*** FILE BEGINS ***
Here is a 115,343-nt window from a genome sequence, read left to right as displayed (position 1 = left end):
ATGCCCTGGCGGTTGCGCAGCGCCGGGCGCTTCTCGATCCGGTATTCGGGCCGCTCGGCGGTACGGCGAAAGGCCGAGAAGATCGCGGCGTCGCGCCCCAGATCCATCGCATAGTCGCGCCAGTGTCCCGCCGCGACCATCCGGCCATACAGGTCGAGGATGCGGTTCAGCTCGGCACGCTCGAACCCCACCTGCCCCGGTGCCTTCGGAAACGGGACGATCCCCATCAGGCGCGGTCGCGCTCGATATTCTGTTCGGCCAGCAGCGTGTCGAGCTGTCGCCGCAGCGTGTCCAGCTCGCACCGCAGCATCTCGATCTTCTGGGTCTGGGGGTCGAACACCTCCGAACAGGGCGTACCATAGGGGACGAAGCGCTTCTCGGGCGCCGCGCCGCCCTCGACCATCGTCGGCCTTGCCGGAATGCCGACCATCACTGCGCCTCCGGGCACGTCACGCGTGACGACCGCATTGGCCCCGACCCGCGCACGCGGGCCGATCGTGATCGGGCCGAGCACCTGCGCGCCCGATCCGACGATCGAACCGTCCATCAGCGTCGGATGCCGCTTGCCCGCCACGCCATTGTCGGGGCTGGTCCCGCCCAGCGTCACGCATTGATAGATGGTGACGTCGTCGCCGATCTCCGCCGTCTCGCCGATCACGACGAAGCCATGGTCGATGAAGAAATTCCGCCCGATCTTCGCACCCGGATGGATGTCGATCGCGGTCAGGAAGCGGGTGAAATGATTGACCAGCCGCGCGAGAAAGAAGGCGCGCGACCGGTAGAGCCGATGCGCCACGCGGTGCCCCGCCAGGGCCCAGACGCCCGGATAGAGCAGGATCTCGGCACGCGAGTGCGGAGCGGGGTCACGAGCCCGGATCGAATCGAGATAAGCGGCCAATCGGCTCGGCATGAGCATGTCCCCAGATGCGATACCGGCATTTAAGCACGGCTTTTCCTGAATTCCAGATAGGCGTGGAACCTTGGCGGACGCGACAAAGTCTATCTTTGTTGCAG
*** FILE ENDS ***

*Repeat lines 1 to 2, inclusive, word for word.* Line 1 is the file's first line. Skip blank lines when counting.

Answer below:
Here is a 115,343-nt window from a genome sequence, read left to right as displayed (position 1 = left end):
ATGCCCTGGCGGTTGCGCAGCGCCGGGCGCTTCTCGATCCGGTATTCGGGCCGCTCGGCGGTACGGCGAAAGGCCGAGAAGATCGCGGCGTCGCGCCCCAGATCCATCGCATAGTCGCGCCAGTGTCCCGCCGCGACCATCCGGCCATACAGGTCGAGGATGCGGTTCAGCTCGGCACGCTCGAACCCCACCTGCCCCGGTGCCTTCGGAAACGGGACGATCCCCATCAGGCGCGGTCGCGCTCGATATTCTGTTCGGCCAGCAGCGTGTCGAGCTGTCGCCGCAGCGTGTCCAGCTCGCACCGCAGCATCTCGATCTTCTGGGTCTGGGGGTCGAACACCTCCGAACAGGGCGTACCATAGGGGACGAAGCGCTTCTCGGGCGCCGCGCCGCCCTCGACCATCGTCGGCCTTGCCGGAATGCCGACCATCACTGCGCCTCCGGGCACGTCACGCGTGACGACCGCATTGGCCCCGACCCGCGCACGCGGGCCGATCGTGATCGGGCCGAGCACCTGCGCGCCCGATCCGACGATCGAACCGTCCATCAGCGTCGGATGCCGCTTGCCCGCCACGCCATTGTCGGGGCTGGTCCCGCCCAGCGTCACGCATTGATAGATGGTGACGTCGTCGCCGATCTCCGCCGTCTCGCCGATCACGACGAAGCCATGGTCGATGAAGAAATTCCGCCCGATCTTCGCACCCGGATGGATGTCGATCGCGGTCAGGAAGCGGGTGAAATGATTGACCAGCCGCGCGAGAAAGAAGGCGCGCGACCGGTAGAGCCGATGCGCCACGCGGTGCCCCGCCAGGGCCCAGACGCCCGGATAGAGCAGGATCTCGGCACGCGAGTGCGGAGCGGGGTCACGAGCCCGGATCGAATCGAGATAAGCGGCCAATCGGCTCGGCATGAGCATGTCCCCAGATGCGATACCGGCATTTAAGCACGGCTTTTCCTGAATTCCAGATAGGCGTGGAACCTTGGCGGACGCGACAAAGTCTATCTTTGTTGCAG